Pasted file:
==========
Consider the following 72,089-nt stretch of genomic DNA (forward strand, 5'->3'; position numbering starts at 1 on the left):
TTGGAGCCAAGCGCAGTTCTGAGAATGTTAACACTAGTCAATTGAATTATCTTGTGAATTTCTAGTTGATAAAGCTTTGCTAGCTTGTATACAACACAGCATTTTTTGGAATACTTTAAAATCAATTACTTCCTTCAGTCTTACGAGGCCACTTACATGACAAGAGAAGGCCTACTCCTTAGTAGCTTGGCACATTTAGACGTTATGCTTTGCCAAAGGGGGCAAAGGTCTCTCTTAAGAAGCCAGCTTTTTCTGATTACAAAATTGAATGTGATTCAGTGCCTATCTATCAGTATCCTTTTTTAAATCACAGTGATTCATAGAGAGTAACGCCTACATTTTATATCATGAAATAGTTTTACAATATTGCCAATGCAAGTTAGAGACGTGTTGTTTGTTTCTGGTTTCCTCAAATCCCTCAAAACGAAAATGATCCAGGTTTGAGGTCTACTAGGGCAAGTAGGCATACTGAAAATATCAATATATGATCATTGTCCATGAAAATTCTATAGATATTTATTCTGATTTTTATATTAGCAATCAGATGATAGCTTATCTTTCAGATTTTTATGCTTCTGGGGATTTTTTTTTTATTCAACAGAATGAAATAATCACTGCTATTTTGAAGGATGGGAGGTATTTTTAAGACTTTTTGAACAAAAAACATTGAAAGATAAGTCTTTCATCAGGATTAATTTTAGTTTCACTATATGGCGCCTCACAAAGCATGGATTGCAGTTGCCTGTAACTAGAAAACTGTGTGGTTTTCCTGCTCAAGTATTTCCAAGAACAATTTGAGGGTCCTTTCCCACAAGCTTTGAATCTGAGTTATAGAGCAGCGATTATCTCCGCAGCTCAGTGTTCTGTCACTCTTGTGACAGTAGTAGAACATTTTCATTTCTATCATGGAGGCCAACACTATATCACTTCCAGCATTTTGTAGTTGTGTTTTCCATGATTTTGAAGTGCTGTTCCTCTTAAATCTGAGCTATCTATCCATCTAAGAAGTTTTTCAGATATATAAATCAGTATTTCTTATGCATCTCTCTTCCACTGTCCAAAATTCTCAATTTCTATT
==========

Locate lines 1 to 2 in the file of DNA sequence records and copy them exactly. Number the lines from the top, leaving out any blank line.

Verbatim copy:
Consider the following 72,089-nt stretch of genomic DNA (forward strand, 5'->3'; position numbering starts at 1 on the left):
TTGGAGCCAAGCGCAGTTCTGAGAATGTTAACACTAGTCAATTGAATTATCTTGTGAATTTCTAGTTGATAAAGCTTTGCTAGCTTGTATACAACACAGCATTTTTTGGAATACTTTAAAATCAATTACTTCCTTCAGTCTTACGAGGCCACTTACATGACAAGAGAAGGCCTACTCCTTAGTAGCTTGGCACATTTAGACGTTATGCTTTGCCAAAGGGGGCAAAGGTCTCTCTTAAGAAGCCAGCTTTTTCTGATTACAAAATTGAATGTGATTCAGTGCCTATCTATCAGTATCCTTTTTTAAATCACAGTGATTCATAGAGAGTAACGCCTACATTTTATATCATGAAATAGTTTTACAATATTGCCAATGCAAGTTAGAGACGTGTTGTTTGTTTCTGGTTTCCTCAAATCCCTCAAAACGAAAATGATCCAGGTTTGAGGTCTACTAGGGCAAGTAGGCATACTGAAAATATCAATATATGATCATTGTCCATGAAAATTCTATAGATATTTATTCTGATTTTTATATTAGCAATCAGATGATAGCTTATCTTTCAGATTTTTATGCTTCTGGGGATTTTTTTTTTATTCAACAGAATGAAATAATCACTGCTATTTTGAAGGATGGGAGGTATTTTTAAGACTTTTTGAACAAAAAACATTGAAAGATAAGTCTTTCATCAGGATTAATTTTAGTTTCACTATATGGCGCCTCACAAAGCATGGATTGCAGTTGCCTGTAACTAGAAAACTGTGTGGTTTTCCTGCTCAAGTATTTCCAAGAACAATTTGAGGGTCCTTTCCCACAAGCTTTGAATCTGAGTTATAGAGCAGCGATTATCTCCGCAGCTCAGTGTTCTGTCACTCTTGTGACAGTAGTAGAACATTTTCATTTCTATCATGGAGGCCAACACTATATCACTTCCAGCATTTTGTAGTTGTGTTTTCCATGATTTTGAAGTGCTGTTCCTCTTAAATCTGAGCTATCTATCCATCTAAGAAGTTTTTCAGATATATAAATCAGTATTTCTTATGCATCTCTCTTCCACTGTCCAAAATTCTCAATTTCTATT